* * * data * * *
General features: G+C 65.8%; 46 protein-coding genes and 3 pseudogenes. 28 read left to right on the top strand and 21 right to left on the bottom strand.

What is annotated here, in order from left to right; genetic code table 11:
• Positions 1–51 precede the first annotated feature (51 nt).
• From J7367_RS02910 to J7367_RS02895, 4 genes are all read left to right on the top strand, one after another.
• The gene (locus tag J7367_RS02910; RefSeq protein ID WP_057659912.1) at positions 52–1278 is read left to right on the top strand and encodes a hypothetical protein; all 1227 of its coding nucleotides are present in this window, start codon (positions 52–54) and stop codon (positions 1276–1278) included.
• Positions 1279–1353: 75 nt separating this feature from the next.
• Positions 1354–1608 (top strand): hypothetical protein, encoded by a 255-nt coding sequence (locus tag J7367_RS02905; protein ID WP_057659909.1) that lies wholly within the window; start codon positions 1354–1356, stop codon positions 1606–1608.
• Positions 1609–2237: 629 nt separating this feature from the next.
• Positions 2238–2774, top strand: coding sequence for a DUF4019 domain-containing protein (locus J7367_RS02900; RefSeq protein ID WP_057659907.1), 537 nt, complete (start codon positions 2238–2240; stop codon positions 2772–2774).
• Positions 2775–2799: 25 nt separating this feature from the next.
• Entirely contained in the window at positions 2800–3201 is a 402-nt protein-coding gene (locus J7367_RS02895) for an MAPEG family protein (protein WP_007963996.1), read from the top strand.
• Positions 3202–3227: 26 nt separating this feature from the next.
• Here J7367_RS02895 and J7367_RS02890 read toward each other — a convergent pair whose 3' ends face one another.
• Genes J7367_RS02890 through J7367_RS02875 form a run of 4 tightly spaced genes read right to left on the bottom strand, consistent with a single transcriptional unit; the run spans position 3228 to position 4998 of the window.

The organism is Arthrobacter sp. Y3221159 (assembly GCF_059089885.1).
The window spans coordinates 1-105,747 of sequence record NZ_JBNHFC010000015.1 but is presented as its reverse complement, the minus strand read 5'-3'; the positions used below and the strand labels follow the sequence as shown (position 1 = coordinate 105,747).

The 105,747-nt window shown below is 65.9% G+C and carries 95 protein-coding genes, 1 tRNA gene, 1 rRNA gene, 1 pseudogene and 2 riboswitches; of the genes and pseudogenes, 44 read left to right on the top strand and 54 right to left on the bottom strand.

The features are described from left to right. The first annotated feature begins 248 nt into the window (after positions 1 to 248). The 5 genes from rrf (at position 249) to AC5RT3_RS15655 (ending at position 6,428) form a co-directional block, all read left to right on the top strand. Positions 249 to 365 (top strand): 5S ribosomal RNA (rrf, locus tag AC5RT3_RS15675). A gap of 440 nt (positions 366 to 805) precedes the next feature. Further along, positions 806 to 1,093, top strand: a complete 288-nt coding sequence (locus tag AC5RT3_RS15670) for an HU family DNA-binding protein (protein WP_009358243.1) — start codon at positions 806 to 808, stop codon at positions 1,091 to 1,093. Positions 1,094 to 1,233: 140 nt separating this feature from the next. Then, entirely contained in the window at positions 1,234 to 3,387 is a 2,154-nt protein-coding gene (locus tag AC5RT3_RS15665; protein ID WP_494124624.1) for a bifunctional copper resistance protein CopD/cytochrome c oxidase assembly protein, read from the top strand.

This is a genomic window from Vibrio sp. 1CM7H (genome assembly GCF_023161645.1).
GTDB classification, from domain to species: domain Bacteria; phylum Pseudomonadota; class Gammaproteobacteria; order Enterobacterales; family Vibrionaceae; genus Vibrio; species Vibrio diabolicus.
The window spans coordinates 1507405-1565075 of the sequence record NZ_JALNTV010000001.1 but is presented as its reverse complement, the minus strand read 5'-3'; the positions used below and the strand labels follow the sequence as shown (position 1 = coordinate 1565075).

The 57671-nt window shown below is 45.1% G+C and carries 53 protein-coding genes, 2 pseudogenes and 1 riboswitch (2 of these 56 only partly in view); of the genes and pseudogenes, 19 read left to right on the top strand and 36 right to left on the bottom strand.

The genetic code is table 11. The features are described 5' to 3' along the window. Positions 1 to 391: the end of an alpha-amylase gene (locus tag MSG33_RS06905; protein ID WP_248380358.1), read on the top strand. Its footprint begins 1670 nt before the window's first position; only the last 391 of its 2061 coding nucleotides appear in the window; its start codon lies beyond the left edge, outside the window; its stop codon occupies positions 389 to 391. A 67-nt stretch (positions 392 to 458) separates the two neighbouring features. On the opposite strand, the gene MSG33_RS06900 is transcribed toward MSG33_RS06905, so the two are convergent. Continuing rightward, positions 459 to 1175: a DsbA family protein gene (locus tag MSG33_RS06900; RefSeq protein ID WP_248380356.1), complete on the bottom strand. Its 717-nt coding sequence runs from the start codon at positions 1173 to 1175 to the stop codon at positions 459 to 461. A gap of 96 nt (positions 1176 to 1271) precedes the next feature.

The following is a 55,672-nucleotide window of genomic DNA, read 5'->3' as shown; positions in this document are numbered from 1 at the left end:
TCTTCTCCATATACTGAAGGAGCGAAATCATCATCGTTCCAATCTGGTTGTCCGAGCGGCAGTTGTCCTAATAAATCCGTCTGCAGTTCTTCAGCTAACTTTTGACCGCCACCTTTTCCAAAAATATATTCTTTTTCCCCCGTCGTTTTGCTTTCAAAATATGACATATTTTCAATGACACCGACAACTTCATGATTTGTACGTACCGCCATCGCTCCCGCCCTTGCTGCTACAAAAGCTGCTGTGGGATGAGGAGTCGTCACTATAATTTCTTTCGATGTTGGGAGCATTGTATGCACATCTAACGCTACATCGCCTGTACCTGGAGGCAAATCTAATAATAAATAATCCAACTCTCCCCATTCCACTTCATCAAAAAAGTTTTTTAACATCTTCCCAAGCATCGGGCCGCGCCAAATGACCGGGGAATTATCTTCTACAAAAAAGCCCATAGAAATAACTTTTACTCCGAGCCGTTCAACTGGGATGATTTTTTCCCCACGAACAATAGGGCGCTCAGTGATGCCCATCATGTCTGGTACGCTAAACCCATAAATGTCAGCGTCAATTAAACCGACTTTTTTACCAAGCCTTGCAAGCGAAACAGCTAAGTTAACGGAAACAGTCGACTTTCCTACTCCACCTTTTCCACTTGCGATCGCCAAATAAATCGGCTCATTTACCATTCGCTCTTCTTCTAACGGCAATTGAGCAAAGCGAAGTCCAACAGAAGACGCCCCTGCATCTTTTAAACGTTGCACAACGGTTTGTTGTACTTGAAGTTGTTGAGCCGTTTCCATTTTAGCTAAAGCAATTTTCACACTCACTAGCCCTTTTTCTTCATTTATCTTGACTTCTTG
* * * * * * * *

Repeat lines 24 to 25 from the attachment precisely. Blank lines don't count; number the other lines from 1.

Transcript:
The following is a 55,672-nucleotide window of genomic DNA, read 5'->3' as shown; positions in this document are numbered from 1 at the left end:
TCTTCTCCATATACTGAAGGAGCGAAATCATCATCGTTCCAATCTGGTTGTCCGAGCGGCAGTTGTCCTAATAAATCCGTCTGCAGTTCTTCAGCTAACTTTTGACCGCCACCTTTTCCAAAAATATATTCTTTTTCCCCCGTCGTTTTGCTTTCAAAATATGACATATTTTCAATGACACCGACAACTTCATGATTTGTACGTACCGCCATCGCTCCCGCCCTTGCTGCTACAAAAGCTGCTGTGGGATGAGGAGTCGTCACTATAATTTCTTTCGATGTTGGGAGCATTGTATGCACATCTAACGCTACATCGCCTGTACCTGGAGGCAAATCTAATAATAAATAATCCAACTCTCCCCATTCCACTTCATCAAAAAAGTTTTTTAACATCTTCCCAAGCATCGGGCCGCGCCAAATGACCGGGGAATTATCTTCTACAAAAAAGCCCATAGAAATAACTTTTACTCCGAGCCGTTCAACTGGGATGATTTTTTCCCCACGAACAATAGGGCGCTCAGTGATGCCCATCATGTCTGGTACGCTAAACCCATAAATGTCAGCGTCAATTAAACCGACTTTTTTACCAAGCCTTGCAAGCGAAACAGCTAAGTTAACGGAAACAGTCGACTTTCCTACTCCACCTTTTCCACTTGCGATCGCCAAATAAATCGGCTCATTTACCATTCGCTCTTCTTCTAACGGCAATTGAGCAAAGCGAAGTCCAACAGAAGACGCCCCTGCATCTTTTAAACGTTGCACAACGGTTTGTTGTACTTGAAGTTGTTGAGCCGTTTCCATTTTAGCTAAAGCAATTTTCACACTCACTAGCCCTTTTTCTTCATTTATCTTGACTTCTTG